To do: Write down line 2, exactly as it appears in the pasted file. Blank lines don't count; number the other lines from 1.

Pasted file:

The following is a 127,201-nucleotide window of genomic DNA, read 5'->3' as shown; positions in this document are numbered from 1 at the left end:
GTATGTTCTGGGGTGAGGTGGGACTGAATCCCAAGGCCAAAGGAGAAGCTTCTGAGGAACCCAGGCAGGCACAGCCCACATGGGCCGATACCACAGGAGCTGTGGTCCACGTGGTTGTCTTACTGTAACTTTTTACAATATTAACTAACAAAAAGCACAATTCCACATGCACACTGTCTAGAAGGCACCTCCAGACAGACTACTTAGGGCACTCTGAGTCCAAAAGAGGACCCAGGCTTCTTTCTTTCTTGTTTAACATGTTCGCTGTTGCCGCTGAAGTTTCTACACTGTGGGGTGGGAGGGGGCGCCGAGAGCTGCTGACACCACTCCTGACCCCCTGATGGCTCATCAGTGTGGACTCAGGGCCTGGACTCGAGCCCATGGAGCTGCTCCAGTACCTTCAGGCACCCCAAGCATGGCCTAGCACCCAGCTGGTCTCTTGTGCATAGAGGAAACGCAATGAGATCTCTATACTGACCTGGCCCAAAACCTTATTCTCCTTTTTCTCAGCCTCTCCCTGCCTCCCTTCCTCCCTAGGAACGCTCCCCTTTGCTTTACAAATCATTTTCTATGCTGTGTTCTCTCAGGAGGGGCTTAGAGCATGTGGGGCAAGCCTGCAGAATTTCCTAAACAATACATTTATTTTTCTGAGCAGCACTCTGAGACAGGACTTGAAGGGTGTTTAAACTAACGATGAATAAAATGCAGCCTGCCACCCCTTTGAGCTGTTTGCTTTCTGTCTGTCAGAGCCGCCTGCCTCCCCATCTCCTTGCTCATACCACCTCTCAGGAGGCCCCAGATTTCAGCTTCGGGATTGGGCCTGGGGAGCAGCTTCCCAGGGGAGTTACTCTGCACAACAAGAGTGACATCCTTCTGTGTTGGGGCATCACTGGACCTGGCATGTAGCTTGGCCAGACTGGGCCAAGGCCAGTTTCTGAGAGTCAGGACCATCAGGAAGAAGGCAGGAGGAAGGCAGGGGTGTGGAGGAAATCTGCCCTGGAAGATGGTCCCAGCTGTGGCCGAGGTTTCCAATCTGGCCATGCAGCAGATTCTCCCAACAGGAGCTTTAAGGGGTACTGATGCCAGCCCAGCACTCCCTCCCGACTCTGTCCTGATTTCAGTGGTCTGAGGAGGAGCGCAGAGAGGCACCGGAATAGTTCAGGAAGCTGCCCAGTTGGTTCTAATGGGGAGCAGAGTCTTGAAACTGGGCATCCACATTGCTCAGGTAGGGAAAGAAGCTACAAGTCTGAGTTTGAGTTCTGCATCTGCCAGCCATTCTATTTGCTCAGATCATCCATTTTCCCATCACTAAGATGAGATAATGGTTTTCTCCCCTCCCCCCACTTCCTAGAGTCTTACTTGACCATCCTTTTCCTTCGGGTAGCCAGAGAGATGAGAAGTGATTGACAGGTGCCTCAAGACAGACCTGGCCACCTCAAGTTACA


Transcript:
GTATGTTCTGGGGTGAGGTGGGACTGAATCCCAAGGCCAAAGGAGAAGCTTCTGAGGAACCCAGGCAGGCACAGCCCACATGGGCCGATACCACAGGAGCTGTGGTCCACGTGGTTGTCTTACTGTAACTTTTTACAATATTAACTAACAAAAAGCACAATTCCACATGCACACTGTCTAGAAGGCACCTCCAGACAGACTACTTAGGGCACTCTGAGTCCAAAAGAGGACCCAGGCTTCTTTCTTTCTTGTTTAACATGTTCGCTGTTGCCGCTGAAGTTTCTACACTGTGGGGTGGGAGGGGGCGCCGAGAGCTGCTGACACCACTCCTGACCCCCTGATGGCTCATCAGTGTGGACTCAGGGCCTGGACTCGAGCCCATGGAGCTGCTCCAGTACCTTCAGGCACCCCAAGCATGGCCTAGCACCCAGCTGGTCTCTTGTGCATAGAGGAAACGCAATGAGATCTCTATACTGACCTGGCCCAAAACCTTATTCTCCTTTTTCTCAGCCTCTCCCTGCCTCCCTTCCTCCCTAGGAACGCTCCCCTTTGCTTTACAAATCATTTTCTATGCTGTGTTCTCTCAGGAGGGGCTTAGAGCATGTGGGGCAAGCCTGCAGAATTTCCTAAACAATACATTTATTTTTCTGAGCAGCACTCTGAGACAGGACTTGAAGGGTGTTTAAACTAACGATGAATAAAATGCAGCCTGCCACCCCTTTGAGCTGTTTGCTTTCTGTCTGTCAGAGCCGCCTGCCTCCCCATCTCCTTGCTCATACCACCTCTCAGGAGGCCCCAGATTTCAGCTTCGGGATTGGGCCTGGGGAGCAGCTTCCCAGGGGAGTTACTCTGCACAACAAGAGTGACATCCTTCTGTGTTGGGGCATCACTGGACCTGGCATGTAGCTTGGCCAGACTGGGCCAAGGCCAGTTTCTGAGAGTCAGGACCATCAGGAAGAAGGCAGGAGGAAGGCAGGGGTGTGGAGGAAATCTGCCCTGGAAGATGGTCCCAGCTGTGGCCGAGGTTTCCAATCTGGCCATGCAGCAGATTCTCCCAACAGGAGCTTTAAGGGGTACTGATGCCAGCCCAGCACTCCCTCCCGACTCTGTCCTGATTTCAGTGGTCTGAGGAGGAGCGCAGAGAGGCACCGGAATAGTTCAGGAAGCTGCCCAGTTGGTTCTAATGGGGAGCAGAGTCTTGAAACTGGGCATCCACATTGCTCAGGTAGGGAAAGAAGCTACAAGTCTGAGTTTGAGTTCTGCATCTGCCAGCCATTCTATTTGCTCAGATCATCCATTTTCCCATCACTAAGATGAGATAATGGTTTTCTCCCCTCCCCCCACTTCCTAGAGTCTTACTTGACCATCCTTTTCCTTCGGGTAGCCAGAGAGATGAGAAGTGATTGACAGGTGCCTCAAGACAGACCTGGCCACCTCAAGTTACA